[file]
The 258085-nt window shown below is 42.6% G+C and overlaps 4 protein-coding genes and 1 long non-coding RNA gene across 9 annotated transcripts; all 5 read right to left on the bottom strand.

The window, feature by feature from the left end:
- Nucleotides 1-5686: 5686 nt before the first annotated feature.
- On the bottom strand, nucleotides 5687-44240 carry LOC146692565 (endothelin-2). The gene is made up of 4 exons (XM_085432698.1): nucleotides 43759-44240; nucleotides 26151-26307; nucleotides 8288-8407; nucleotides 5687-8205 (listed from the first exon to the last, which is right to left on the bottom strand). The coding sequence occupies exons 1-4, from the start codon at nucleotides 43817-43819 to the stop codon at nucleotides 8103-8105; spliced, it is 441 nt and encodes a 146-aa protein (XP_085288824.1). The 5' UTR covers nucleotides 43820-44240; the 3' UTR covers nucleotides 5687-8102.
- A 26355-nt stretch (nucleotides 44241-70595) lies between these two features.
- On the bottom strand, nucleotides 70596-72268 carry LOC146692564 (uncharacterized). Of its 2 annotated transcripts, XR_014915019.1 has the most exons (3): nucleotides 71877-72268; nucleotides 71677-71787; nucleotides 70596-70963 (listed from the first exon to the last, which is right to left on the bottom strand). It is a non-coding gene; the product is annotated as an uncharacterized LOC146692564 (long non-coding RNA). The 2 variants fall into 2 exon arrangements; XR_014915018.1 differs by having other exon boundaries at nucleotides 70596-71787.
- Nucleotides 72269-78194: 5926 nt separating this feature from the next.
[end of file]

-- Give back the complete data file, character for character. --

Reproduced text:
The 258085-nt window shown below is 42.6% G+C and overlaps 4 protein-coding genes and 1 long non-coding RNA gene across 9 annotated transcripts; all 5 read right to left on the bottom strand.

The window, feature by feature from the left end:
- Nucleotides 1-5686: 5686 nt before the first annotated feature.
- On the bottom strand, nucleotides 5687-44240 carry LOC146692565 (endothelin-2). The gene is made up of 4 exons (XM_085432698.1): nucleotides 43759-44240; nucleotides 26151-26307; nucleotides 8288-8407; nucleotides 5687-8205 (listed from the first exon to the last, which is right to left on the bottom strand). The coding sequence occupies exons 1-4, from the start codon at nucleotides 43817-43819 to the stop codon at nucleotides 8103-8105; spliced, it is 441 nt and encodes a 146-aa protein (XP_085288824.1). The 5' UTR covers nucleotides 43820-44240; the 3' UTR covers nucleotides 5687-8102.
- A 26355-nt stretch (nucleotides 44241-70595) lies between these two features.
- On the bottom strand, nucleotides 70596-72268 carry LOC146692564 (uncharacterized). Of its 2 annotated transcripts, XR_014915019.1 has the most exons (3): nucleotides 71877-72268; nucleotides 71677-71787; nucleotides 70596-70963 (listed from the first exon to the last, which is right to left on the bottom strand). It is a non-coding gene; the product is annotated as an uncharacterized LOC146692564 (long non-coding RNA). The 2 variants fall into 2 exon arrangements; XR_014915018.1 differs by having other exon boundaries at nucleotides 70596-71787.
- Nucleotides 72269-78194: 5926 nt separating this feature from the next.